Step 1. Identify the key actors who make up the political situation in which you find yourself. List all the people who control, influence, or otherwise affect your ability to produce results and achieve your goals.
This is a guest post by Joe Scherrer. Joe is a decorated Air Force veteran, an author, a speaker, and a coach. His ebook includes lessons from 82 of history’s greatest leaders. You can follow him on Twitter.
History is replete with stories of great generals—heroes who saved their men, their cities and their countries. It is equally populated with those who failed in their task, sometimes spectacularly.
However, what few realize is that great generals and failed generals are sometimes one and the same person.
Alexander the Great is a case in point. He conquered most of the known world before most people today are out of college and into their first job. In an amazing eleven-year journey of conquest—unparalleled in the history of the world—he rode more than 10,000 miles, fought 70 battles without losing a single one and conquered from Egypt to India.
“By being great, you can change your part of the world for the better.” -Joe Scherrer
But as great as he was, he also had a complex and volatile personality that led to some tragic mistakes.
Read on to discover a few lessons from Alexander’s remarkable leadership career that will help you be a better leader today.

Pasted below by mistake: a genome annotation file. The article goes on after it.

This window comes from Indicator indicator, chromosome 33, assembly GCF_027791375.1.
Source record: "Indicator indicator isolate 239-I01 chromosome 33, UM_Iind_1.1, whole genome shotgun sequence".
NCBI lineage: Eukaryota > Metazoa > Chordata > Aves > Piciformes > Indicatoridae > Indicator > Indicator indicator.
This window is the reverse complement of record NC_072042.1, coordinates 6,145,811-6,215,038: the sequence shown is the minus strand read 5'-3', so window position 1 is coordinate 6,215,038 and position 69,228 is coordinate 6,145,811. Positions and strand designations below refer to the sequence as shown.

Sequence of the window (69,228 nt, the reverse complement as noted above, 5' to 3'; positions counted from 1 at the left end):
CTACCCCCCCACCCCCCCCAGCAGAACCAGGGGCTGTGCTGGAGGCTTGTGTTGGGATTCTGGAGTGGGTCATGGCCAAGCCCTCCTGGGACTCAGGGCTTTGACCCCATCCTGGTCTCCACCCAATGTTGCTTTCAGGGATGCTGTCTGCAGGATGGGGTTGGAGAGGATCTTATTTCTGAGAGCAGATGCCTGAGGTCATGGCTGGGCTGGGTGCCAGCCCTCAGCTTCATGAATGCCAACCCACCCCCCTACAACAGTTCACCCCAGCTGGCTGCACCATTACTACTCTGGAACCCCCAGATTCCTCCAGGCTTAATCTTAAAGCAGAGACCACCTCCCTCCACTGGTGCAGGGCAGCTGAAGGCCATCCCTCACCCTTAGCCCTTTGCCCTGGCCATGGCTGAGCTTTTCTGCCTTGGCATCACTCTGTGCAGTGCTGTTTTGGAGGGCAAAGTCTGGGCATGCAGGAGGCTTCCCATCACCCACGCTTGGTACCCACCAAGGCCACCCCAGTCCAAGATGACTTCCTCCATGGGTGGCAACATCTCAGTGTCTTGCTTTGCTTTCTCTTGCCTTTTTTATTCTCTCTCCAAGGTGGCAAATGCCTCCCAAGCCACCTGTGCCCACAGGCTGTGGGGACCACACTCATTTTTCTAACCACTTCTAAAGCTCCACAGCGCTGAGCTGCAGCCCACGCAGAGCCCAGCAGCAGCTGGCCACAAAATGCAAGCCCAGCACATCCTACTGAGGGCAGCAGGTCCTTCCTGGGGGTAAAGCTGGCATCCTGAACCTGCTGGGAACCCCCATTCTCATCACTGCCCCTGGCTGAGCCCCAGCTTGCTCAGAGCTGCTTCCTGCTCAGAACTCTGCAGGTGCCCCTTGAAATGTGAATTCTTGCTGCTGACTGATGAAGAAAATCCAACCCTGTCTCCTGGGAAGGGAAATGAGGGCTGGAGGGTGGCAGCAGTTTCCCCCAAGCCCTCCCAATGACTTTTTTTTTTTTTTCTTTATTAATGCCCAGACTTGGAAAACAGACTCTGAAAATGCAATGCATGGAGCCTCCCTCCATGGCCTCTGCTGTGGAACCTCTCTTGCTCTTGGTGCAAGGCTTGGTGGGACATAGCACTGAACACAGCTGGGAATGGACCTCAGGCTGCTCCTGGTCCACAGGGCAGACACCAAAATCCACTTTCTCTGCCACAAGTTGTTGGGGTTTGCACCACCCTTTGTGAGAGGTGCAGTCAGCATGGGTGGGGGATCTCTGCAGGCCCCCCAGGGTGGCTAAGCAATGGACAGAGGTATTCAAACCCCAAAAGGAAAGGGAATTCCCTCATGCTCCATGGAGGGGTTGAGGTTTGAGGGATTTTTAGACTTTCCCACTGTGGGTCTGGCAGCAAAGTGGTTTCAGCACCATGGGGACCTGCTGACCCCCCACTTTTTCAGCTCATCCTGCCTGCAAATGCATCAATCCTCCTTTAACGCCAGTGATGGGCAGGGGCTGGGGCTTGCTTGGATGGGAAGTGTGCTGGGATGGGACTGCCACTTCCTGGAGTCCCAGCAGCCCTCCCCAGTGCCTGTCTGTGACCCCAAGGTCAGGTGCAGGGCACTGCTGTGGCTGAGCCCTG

Lesson #1: Seek Out the Best Mentors…Then Learn from Them
Alexander had the benefit of being educated in political, military, and cultural matters by excellent tutors including none other than Aristotle.
He also accompanied his father on several military campaigns and distinguished himself in battle at a young age.
He no doubt drew upon that upbringing when he assumed the throne at only 20 years old after Philip was assassinated.
Alexander wasted no time in using his position as general of all Greece to take the strong army his father had left him and expand Greek hegemony into Persia.
What You Can Learn: Prepare yourself by being open to what others more senior can teach you. They’ve been where you are, and they are where you want to be. Adopting an attitude of continual learning from those you respect will make you a better leader.
Lesson #2: Want to Increase Your Decision-Making Flexibility? What-If Everything
Alexander’s conquests brought him into contact with a wide variety of armies and cultures. To deal with the ever-changing military, political, cultural, and economic landscape, he planned meticulously, analyzed every piece of information and formulated as many alternatives as possible.
From a military standpoint, such efforts reduced his risk, increased his flexibility, and enabled him to operate with speed and decisiveness with his highly trained and exceptionally loyal army.
What you can learn: A flexible and adaptable strategy is a crucial element of your success as a leader. Systematic planning, a comprehensive view, and incorporating a range of options allows you to change your strategy depending on the situation and environment you face. In so doing, you can put together a strategy that will serve you and your organization well as you set about conquering your small part of the world.
“A flexible strategy is a crucial element of your success as a leader.” –Joe Scherrer